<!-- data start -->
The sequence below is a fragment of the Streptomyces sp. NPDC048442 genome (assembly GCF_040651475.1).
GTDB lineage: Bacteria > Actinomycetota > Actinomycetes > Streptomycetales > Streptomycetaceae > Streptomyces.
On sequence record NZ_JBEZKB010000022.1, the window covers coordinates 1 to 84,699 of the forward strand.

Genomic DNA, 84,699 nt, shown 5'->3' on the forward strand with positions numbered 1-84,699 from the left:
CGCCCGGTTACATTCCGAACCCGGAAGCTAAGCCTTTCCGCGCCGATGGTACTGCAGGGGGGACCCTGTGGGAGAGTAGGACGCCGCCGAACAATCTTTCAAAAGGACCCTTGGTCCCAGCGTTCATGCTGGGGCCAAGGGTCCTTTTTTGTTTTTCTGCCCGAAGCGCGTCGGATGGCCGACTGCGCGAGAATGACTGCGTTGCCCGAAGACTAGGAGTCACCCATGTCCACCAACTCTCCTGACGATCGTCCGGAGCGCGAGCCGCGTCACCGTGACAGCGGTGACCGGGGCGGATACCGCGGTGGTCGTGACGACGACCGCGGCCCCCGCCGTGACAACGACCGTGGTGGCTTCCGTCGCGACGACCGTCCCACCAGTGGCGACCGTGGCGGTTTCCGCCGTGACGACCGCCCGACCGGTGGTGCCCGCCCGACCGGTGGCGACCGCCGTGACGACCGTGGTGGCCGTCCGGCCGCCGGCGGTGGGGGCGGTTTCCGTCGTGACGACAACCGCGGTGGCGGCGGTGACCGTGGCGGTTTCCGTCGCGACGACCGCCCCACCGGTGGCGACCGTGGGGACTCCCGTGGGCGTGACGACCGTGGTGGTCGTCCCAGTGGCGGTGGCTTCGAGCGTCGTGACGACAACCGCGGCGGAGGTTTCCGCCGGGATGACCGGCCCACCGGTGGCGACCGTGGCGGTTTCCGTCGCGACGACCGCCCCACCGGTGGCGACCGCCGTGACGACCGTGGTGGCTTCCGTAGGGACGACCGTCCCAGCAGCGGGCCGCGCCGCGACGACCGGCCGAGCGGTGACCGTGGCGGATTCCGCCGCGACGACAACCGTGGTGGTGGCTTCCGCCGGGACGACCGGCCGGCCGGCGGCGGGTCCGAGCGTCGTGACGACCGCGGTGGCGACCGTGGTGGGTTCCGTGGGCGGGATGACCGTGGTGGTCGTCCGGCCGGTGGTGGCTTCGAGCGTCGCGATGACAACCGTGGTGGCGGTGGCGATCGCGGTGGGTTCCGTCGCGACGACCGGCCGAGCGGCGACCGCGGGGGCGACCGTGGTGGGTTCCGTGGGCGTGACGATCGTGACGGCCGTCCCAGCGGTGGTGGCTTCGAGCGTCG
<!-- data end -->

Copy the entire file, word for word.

The sequence below is a fragment of the Streptomyces sp. NPDC048442 genome (assembly GCF_040651475.1).
GTDB lineage: Bacteria > Actinomycetota > Actinomycetes > Streptomycetales > Streptomycetaceae > Streptomyces.
On sequence record NZ_JBEZKB010000022.1, the window covers coordinates 1 to 84,699 of the forward strand.

Genomic DNA, 84,699 nt, shown 5'->3' on the forward strand with positions numbered 1-84,699 from the left:
CGCCCGGTTACATTCCGAACCCGGAAGCTAAGCCTTTCCGCGCCGATGGTACTGCAGGGGGGACCCTGTGGGAGAGTAGGACGCCGCCGAACAATCTTTCAAAAGGACCCTTGGTCCCAGCGTTCATGCTGGGGCCAAGGGTCCTTTTTTGTTTTTCTGCCCGAAGCGCGTCGGATGGCCGACTGCGCGAGAATGACTGCGTTGCCCGAAGACTAGGAGTCACCCATGTCCACCAACTCTCCTGACGATCGTCCGGAGCGCGAGCCGCGTCACCGTGACAGCGGTGACCGGGGCGGATACCGCGGTGGTCGTGACGACGACCGCGGCCCCCGCCGTGACAACGACCGTGGTGGCTTCCGTCGCGACGACCGTCCCACCAGTGGCGACCGTGGCGGTTTCCGCCGTGACGACCGCCCGACCGGTGGTGCCCGCCCGACCGGTGGCGACCGCCGTGACGACCGTGGTGGCCGTCCGGCCGCCGGCGGTGGGGGCGGTTTCCGTCGTGACGACAACCGCGGTGGCGGCGGTGACCGTGGCGGTTTCCGTCGCGACGACCGCCCCACCGGTGGCGACCGTGGGGACTCCCGTGGGCGTGACGACCGTGGTGGTCGTCCCAGTGGCGGTGGCTTCGAGCGTCGTGACGACAACCGCGGCGGAGGTTTCCGCCGGGATGACCGGCCCACCGGTGGCGACCGTGGCGGTTTCCGTCGCGACGACCGCCCCACCGGTGGCGACCGCCGTGACGACCGTGGTGGCTTCCGTAGGGACGACCGTCCCAGCAGCGGGCCGCGCCGCGACGACCGGCCGAGCGGTGACCGTGGCGGATTCCGCCGCGACGACAACCGTGGTGGTGGCTTCCGCCGGGACGACCGGCCGGCCGGCGGCGGGTCCGAGCGTCGTGACGACCGCGGTGGCGACCGTGGTGGGTTCCGTGGGCGGGATGACCGTGGTGGTCGTCCGGCCGGTGGTGGCTTCGAGCGTCGCGATGACAACCGTGGTGGCGGTGGCGATCGCGGTGGGTTCCGTCGCGACGACCGGCCGAGCGGCGACCGCGGGGGCGACCGTGGTGGGTTCCGTGGGCGTGACGATCGTGACGGCCGTCCCAGCGGTGGTGGCTTCGAGCGTCG